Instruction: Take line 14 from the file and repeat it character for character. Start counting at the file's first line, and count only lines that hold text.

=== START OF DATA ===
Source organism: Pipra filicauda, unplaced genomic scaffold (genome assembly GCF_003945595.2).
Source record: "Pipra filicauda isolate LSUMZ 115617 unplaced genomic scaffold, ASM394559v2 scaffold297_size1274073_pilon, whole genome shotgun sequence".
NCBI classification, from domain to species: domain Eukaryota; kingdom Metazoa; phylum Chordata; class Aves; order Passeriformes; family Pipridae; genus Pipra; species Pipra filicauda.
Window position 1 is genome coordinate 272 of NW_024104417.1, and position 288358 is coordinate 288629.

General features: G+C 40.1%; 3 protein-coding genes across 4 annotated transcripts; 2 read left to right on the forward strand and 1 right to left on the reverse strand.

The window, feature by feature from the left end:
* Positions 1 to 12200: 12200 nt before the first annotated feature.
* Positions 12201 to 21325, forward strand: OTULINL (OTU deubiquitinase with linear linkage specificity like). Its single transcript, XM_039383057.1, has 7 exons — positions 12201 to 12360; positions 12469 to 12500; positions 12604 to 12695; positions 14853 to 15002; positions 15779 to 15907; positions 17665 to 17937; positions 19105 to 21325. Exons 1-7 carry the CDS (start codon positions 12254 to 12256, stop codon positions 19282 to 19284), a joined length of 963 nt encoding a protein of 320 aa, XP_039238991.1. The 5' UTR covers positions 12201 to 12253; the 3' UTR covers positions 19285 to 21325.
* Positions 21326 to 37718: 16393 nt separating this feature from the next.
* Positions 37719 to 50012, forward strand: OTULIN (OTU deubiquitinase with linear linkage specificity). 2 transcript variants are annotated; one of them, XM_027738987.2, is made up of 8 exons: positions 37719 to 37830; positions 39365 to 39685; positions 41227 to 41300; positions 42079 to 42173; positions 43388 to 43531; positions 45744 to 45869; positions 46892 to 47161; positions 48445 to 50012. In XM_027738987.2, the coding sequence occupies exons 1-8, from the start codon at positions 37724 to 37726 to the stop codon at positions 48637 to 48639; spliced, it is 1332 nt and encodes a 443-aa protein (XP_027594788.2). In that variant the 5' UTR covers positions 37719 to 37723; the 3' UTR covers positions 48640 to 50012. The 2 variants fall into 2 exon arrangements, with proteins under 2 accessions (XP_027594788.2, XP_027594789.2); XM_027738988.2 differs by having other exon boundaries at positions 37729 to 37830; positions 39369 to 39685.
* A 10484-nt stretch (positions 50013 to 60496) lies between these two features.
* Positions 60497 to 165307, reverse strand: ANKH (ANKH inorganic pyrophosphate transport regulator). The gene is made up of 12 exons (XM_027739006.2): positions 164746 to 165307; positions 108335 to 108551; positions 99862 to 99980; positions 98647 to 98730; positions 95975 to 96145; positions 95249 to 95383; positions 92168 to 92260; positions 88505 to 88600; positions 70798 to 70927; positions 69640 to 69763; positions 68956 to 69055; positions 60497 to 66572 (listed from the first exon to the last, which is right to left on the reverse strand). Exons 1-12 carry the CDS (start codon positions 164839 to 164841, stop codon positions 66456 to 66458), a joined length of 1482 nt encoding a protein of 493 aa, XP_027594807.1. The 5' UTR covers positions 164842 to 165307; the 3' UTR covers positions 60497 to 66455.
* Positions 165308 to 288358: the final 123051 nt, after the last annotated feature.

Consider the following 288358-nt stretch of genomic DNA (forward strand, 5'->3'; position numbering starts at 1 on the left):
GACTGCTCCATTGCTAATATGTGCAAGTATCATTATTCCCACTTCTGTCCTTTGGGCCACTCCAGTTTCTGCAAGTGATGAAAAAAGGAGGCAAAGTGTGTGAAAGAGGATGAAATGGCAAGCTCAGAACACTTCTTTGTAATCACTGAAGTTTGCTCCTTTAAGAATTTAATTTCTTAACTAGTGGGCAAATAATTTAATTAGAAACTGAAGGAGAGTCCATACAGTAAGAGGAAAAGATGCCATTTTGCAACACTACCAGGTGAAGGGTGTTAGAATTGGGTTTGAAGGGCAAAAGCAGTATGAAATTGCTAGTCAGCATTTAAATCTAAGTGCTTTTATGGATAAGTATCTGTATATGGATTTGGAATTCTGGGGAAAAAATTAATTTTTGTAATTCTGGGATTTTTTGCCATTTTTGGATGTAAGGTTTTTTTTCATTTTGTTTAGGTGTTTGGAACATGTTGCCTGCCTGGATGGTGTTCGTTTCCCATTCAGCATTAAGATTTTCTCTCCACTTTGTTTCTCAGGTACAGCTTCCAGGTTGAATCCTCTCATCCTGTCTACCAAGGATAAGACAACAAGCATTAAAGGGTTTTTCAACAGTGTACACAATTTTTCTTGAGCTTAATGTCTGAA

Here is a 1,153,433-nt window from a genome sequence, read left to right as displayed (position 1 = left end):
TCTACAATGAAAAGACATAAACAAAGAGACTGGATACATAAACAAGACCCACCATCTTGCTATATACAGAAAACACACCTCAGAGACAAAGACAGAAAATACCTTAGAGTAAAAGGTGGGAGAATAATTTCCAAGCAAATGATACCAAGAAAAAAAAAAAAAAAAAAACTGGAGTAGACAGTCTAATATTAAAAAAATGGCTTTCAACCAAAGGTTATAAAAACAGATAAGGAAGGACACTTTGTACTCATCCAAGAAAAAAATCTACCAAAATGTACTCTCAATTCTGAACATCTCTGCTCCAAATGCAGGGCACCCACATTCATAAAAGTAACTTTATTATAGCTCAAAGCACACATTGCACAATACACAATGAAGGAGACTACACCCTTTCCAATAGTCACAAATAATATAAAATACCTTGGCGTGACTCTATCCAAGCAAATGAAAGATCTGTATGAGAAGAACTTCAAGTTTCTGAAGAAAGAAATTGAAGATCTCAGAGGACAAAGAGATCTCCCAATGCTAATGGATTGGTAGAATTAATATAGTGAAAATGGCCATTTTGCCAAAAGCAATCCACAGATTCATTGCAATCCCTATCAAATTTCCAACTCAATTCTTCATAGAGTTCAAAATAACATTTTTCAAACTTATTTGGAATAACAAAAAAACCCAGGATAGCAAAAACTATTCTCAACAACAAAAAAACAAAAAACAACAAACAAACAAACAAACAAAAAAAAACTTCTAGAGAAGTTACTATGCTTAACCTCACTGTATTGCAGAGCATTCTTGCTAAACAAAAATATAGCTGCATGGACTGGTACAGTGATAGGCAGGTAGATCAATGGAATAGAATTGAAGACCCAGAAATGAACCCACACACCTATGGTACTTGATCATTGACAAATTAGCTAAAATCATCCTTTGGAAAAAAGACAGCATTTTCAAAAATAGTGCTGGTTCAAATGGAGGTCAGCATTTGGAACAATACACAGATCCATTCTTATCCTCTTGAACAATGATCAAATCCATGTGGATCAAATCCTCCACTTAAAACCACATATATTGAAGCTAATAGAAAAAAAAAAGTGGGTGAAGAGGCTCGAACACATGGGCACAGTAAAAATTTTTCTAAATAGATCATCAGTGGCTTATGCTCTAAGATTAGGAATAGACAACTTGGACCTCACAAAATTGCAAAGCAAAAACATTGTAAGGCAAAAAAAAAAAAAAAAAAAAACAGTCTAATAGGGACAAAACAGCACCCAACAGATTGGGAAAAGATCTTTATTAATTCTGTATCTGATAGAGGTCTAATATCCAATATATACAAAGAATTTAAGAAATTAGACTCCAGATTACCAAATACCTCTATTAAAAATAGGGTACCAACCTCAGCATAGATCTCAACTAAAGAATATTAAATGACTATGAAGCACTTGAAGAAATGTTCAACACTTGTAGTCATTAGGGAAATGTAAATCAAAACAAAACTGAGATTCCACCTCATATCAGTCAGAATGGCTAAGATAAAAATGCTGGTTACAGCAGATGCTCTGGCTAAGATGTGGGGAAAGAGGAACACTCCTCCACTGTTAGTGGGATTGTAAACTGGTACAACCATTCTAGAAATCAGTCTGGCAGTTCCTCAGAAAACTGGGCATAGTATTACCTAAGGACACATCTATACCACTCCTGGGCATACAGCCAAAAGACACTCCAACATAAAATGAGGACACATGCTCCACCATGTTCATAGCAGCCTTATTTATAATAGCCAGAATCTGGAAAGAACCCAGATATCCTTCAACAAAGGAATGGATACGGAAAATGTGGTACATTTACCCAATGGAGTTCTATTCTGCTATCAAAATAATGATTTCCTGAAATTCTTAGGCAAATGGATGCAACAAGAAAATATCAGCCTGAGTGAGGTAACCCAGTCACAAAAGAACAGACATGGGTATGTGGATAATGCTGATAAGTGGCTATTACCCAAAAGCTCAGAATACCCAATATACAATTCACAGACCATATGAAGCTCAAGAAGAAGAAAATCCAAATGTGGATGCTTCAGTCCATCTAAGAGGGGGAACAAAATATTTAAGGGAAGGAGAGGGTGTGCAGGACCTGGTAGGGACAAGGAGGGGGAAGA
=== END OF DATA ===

Consider the following 288358-nt stretch of genomic DNA (forward strand, 5'->3'; position numbering starts at 1 on the left):